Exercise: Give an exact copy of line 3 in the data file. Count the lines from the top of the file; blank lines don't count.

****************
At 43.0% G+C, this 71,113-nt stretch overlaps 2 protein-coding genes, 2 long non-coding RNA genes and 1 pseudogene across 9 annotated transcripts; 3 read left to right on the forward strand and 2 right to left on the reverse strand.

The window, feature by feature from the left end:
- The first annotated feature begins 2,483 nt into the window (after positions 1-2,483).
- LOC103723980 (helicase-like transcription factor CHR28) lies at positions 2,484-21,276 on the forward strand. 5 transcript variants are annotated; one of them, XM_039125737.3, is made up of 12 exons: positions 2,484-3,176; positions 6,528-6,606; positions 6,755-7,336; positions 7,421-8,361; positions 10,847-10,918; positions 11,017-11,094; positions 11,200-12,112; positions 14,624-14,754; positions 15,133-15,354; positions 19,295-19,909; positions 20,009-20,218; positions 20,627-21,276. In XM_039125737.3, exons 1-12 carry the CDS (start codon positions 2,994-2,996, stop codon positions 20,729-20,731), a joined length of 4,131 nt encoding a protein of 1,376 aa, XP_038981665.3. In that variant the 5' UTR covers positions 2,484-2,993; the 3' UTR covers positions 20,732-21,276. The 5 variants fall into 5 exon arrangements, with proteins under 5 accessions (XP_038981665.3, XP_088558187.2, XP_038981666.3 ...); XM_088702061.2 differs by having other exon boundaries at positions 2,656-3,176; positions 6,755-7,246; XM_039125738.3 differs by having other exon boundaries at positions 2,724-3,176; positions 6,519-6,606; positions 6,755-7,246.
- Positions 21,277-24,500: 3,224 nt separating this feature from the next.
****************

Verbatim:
- The first annotated feature begins 2,483 nt into the window (after positions 1-2,483).